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Slow To Fade album cover

Like the singles which proceeded it Slow To Fade was recorded at Fairview Studios in Willerby. The band had demoed a couple of tracks at Matrix in London with John Porter who produced the first Smiths album. Martix was a good studio with an old Neve desk for tracking and an automated SSL desk for mixing, plus it was next door to Pizza Express, but the recordings didn't work out so it was back to Hull and engineer, co-producer Roy Neave.

The session ran from Wednesday the 4th July to Friday 14th September, interrupted by the recording of a second Peel session on Saturday the 14th July at Maida Vale, and the band clocked up 485½ hours studio time at a cost of just over £6,000. Tony K who ran our distributors, Red Rhino in York, paid for the whole album as an advance against sales and without him it could never have been made. Sadly Tony passed away in 2008, he was a great friend and mentor to the band.

A tip of the hat is also due to Danny Wood who played the Hammond organ parts impeccably and usually in one take and Grant Ardis for extra percussion. Grant was the drummer in Tony Menzies' My Silent War and later joined Hal and Lou in Planet Wilson.

The album was mixed over 10 days at Music Works Studios in London, with Roy Neave and in-house engineer Neil Drake, and mastered at Virgin's Townhouse Studios on Wednesday the 3rd of October. It was released at the beginning of November 1984 with the catalogue number SCAR LP1.


Lou, Roy and Grant in the studio
Lou, Roy and Grant in the studio.


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RED DEVILS Slow To Fade (Self Drive Records SCAR LP1) ****½

THE WHITTERING twaddle of this summer's guitar-orientated rock revival left a pretty sickening taste. Load of crap really. And where do you end up? Big Country release something that sounds like it was recorded with thick wollen gloves on.

Paradoxically - or, in fact, rather pleasingly - Hull's very own Red Guitars have released a string of singles on their very own label. Not all masterpieces, but much closer than most.

When I saw them on the Whistle Test earlier in the year, I expected that they'd be 'kicking serious quantities of ass, Stateside' by now. But, no. And so...

Slow To Fade is a bit of a classic - quite a bit. And a grower, too, featuring songs with melodies, guitars, drums, bass and a singer who can sing. He doesn't sound like a dishwasher. Nothing here is overdone. No demanding concepts, no immature egotists, just great songs.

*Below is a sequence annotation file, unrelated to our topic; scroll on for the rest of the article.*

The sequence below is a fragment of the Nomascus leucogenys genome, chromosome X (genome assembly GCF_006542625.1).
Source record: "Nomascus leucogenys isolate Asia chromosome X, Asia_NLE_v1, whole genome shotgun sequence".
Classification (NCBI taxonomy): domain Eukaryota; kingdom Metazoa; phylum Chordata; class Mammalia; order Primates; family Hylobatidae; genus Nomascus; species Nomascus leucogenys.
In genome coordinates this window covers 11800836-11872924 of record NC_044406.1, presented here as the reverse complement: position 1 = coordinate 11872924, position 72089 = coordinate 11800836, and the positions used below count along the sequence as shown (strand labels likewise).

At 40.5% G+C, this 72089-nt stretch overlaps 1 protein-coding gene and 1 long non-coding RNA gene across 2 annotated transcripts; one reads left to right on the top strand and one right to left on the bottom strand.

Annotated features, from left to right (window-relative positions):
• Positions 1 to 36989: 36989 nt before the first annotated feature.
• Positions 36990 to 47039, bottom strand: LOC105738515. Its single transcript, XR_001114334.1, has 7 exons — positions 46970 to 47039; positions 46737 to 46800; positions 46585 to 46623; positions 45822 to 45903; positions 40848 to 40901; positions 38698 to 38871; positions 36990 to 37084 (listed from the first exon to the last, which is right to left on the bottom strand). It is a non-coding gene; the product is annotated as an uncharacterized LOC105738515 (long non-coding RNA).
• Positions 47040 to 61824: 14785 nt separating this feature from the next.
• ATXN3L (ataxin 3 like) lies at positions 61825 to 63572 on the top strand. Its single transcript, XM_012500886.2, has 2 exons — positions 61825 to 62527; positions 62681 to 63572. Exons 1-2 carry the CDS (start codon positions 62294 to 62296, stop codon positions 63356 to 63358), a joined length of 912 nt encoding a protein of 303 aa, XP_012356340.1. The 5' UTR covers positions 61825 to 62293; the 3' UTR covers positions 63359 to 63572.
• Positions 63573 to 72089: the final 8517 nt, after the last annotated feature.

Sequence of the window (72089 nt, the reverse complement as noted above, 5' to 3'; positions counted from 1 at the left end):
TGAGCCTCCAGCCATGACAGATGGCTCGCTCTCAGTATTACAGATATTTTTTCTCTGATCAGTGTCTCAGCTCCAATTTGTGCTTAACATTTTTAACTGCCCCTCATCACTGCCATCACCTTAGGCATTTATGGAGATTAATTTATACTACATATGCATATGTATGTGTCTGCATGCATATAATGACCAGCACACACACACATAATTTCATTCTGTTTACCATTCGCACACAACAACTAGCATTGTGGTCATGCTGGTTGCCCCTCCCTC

The Red Guitars, thankfully, aren't the Fixx and thus have avoided the first test of having a guitar in the band and aiming for melody. Secondly, they aren't Talk Talk because they haven't got any synths and they're not pretentious (now, that's important). That's only part of the make up, too.

Slow To Fade had a lot to live up to. I had trouble sleeping after hearing the magnificent Steeltown (not on the LP) but was a bit worried about Marimba Jive at first - it did grow. The LP is even easier though, twanging through verse and chorus on songs you can actually remember (whistling and singing in the bath optional).

I could list the tracks but what's the point? Just buy, hear, blag or steal this album. Your probation officer will forgive you.

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Dave Henderson, SOUNDS, 10/11/1984.


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Red Guitars: Slow To Fade (Self Drive).

Ambitiously recorded for their own record label, this is the first album from the Hull band who have notched up a series of successes on the independent singles chart during the year. Almost a soft-rock guitar band, and have (sic) a good guitarist in Hallan (sic) Lewis, who uses swirling African influences in the excellent Marimba Jive and Remote Control.

For the most part Slow To Fade is a cool, pleasant and intelligent album with a good line in lyrics, gently stirring percussive pieces, and only a few dreary tracks.

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Robin Denselow, the GUARDIAN, 14/11/1984.


Melody Maker chart, 1st December 1984.


British withdrawal from Heraclion, Crete, 13th/23rd July 1909

British withdrawal from Heraclion, Crete, 13th/23rd July 1909.


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Slow To Fade  is a rock record with a brain by a group who have a point of view worth hearing.

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Adam Sweeting, Melody Maker 24/11/84.


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Slow To Fade  is a bit of a classic - quite a bit. And a grower, too, featuring songs with melodies, guitars, drums, bass and a singer who can sing.

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Dave Henderson writing in Sounds on 10/11/84.


Japanese Slow To Fade album cover